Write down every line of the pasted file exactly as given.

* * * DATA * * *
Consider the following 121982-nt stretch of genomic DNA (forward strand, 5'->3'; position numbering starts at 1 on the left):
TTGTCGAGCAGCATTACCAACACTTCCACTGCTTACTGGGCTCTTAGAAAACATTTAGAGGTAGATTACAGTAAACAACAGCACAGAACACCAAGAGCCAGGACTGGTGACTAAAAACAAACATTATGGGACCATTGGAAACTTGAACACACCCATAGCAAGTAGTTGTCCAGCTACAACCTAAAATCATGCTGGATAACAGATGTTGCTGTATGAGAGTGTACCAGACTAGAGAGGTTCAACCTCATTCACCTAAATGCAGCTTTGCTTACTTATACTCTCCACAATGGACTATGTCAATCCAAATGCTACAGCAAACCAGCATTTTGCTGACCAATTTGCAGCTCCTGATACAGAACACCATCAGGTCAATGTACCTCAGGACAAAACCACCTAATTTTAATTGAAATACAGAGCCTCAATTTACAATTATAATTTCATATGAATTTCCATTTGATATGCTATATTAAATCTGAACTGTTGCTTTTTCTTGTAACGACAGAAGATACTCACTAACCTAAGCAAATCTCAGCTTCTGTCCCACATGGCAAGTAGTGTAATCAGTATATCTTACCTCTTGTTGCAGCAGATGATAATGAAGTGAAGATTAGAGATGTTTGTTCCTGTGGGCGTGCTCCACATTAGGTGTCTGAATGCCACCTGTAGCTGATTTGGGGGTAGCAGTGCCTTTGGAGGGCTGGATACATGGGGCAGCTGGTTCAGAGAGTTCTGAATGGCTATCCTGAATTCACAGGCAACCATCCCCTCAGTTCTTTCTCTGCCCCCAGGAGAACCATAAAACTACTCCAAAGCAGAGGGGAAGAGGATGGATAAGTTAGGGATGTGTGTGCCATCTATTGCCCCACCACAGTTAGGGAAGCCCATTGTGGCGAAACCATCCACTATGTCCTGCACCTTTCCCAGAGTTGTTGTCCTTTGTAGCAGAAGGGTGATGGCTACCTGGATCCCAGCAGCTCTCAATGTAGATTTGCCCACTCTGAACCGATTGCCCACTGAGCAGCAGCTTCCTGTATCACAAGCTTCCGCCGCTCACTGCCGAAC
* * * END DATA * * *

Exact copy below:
Consider the following 121982-nt stretch of genomic DNA (forward strand, 5'->3'; position numbering starts at 1 on the left):
TTGTCGAGCAGCATTACCAACACTTCCACTGCTTACTGGGCTCTTAGAAAACATTTAGAGGTAGATTACAGTAAACAACAGCACAGAACACCAAGAGCCAGGACTGGTGACTAAAAACAAACATTATGGGACCATTGGAAACTTGAACACACCCATAGCAAGTAGTTGTCCAGCTACAACCTAAAATCATGCTGGATAACAGATGTTGCTGTATGAGAGTGTACCAGACTAGAGAGGTTCAACCTCATTCACCTAAATGCAGCTTTGCTTACTTATACTCTCCACAATGGACTATGTCAATCCAAATGCTACAGCAAACCAGCATTTTGCTGACCAATTTGCAGCTCCTGATACAGAACACCATCAGGTCAATGTACCTCAGGACAAAACCACCTAATTTTAATTGAAATACAGAGCCTCAATTTACAATTATAATTTCATATGAATTTCCATTTGATATGCTATATTAAATCTGAACTGTTGCTTTTTCTTGTAACGACAGAAGATACTCACTAACCTAAGCAAATCTCAGCTTCTGTCCCACATGGCAAGTAGTGTAATCAGTATATCTTACCTCTTGTTGCAGCAGATGATAATGAAGTGAAGATTAGAGATGTTTGTTCCTGTGGGCGTGCTCCACATTAGGTGTCTGAATGCCACCTGTAGCTGATTTGGGGGTAGCAGTGCCTTTGGAGGGCTGGATACATGGGGCAGCTGGTTCAGAGAGTTCTGAATGGCTATCCTGAATTCACAGGCAACCATCCCCTCAGTTCTTTCTCTGCCCCCAGGAGAACCATAAAACTACTCCAAAGCAGAGGGGAAGAGGATGGATAAGTTAGGGATGTGTGTGCCATCTATTGCCCCACCACAGTTAGGGAAGCCCATTGTGGCGAAACCATCCACTATGTCCTGCACCTTTCCCAGAGTTGTTGTCCTTTGTAGCAGAAGGGTGATGGCTACCTGGATCCCAGCAGCTCTCAATGTAGATTTGCCCACTCTGAACCGATTGCCCACTGAGCAGCAGCTTCCTGTATCACAAGCTTCCGCCGCTCACTGCCGAAC